UNISDR Champion tackles land degradation in the Philippines

Deforestation on the Zambales mountain range, Philippines. Photo by Flickr user treesftf
 
By Denis McClean

GENEVA, 30 August 2013 - UNISDR Champion, Senator Loren Legarda, today announced she is proposing new legislation to tackle the problem of land degradation in the Philippines which is one of the most disaster-prone countries in the world.

Senator Legarda, chair of the Senate Committee on Environment and Natural Resources, cited Department of Agriculture estimates that 45%, or 13 million hectares, of arable land are either moderately or severely eroded due to massive deforestation and adoption of unsustainable land management practices in upland areas.

The environmental challenges in the Philippines constitute a major underlying risk factor for disasters as outlined in Priority Area Four of the Hyogo Framework for Action, the global framework agreement for disaster risk reduction. Environmental management policies can have a major impact on disaster risk reduction.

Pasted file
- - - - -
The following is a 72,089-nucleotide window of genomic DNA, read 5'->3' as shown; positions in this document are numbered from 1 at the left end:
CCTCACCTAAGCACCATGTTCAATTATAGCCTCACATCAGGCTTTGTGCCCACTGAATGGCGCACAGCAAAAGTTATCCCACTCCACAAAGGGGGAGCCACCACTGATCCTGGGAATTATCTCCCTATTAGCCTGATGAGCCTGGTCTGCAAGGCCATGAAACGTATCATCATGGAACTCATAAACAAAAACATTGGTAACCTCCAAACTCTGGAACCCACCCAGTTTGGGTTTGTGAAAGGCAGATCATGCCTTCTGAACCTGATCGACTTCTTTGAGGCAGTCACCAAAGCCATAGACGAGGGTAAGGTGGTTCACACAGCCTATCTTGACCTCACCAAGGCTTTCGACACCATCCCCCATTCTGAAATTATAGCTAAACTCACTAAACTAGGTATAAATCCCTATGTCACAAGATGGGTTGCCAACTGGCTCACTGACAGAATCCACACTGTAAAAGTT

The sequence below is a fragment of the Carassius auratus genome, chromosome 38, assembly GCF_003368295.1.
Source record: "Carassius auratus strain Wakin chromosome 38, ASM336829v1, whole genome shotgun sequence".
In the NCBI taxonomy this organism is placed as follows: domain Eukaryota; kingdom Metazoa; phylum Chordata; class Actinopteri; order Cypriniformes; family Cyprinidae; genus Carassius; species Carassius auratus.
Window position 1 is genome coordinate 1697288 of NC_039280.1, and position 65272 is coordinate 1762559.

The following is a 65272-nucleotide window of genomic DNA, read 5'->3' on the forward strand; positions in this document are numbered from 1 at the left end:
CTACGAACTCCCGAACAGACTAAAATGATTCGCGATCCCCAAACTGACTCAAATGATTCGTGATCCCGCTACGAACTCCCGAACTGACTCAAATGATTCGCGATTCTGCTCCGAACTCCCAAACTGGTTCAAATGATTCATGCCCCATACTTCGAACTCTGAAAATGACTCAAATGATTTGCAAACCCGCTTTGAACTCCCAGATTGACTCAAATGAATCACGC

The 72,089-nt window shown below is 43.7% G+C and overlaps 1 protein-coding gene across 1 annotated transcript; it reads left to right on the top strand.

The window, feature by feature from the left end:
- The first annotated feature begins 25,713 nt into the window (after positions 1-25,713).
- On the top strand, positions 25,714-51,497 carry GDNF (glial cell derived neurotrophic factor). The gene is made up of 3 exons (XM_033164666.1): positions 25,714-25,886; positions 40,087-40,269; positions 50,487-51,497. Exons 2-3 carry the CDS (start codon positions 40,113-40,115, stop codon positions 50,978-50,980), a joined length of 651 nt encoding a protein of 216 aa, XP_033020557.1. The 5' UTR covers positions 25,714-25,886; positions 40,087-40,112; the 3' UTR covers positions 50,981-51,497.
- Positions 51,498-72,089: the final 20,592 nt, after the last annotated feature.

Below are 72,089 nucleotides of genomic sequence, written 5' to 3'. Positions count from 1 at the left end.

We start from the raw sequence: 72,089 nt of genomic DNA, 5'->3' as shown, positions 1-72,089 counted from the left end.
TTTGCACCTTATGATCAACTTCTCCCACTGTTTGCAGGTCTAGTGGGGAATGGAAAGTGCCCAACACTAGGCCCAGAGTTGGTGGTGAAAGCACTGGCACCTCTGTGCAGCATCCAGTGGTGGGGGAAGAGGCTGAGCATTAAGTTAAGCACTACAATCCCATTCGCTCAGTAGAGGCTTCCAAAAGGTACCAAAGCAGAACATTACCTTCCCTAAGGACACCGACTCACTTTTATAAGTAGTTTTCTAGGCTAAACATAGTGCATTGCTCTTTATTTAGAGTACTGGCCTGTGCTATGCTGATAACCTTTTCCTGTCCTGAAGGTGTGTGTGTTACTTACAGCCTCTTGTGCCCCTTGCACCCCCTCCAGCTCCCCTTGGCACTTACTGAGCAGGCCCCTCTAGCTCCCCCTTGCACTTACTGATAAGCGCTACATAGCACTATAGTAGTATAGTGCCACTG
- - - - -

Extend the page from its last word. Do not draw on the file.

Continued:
She said she has now filed “a proposed measure that will support Sustainable Land Management programmes for livelihood improvement, particularly that of upland farmers and indigenous peoples, and for the prevention of land degradation and the protection of land degradation and the protection of the environment and natural resource base.”

Senate Bill 337, the Soil and Water Conservation Act, will promote soil and water conservation technologies and approaches for sustainable land management. The Bill includes provision for a national soil and water conservation programme; the creation of model farms that will showcase water and soil conservation; and the construction of small-scale rainwater harvesting structures.

Senator Legarda said 33 million Filipinos are affected by land degradation. Around the world the number was estimated to 1.5 billion in 2008.

According to Luc Gnacadja, Executive Secretary of the UN Convention to Combat Desertification, the percentage of total land area that is degraded increased from 15% in 1991 to 25% in 2011.

Earlier this year, Mr. Gnacadja said: “Desertification, along with climate change and the loss of biodiversity, were identified as the greatest challenges to sustainable development during the 1992 Rio Earth Summit.”

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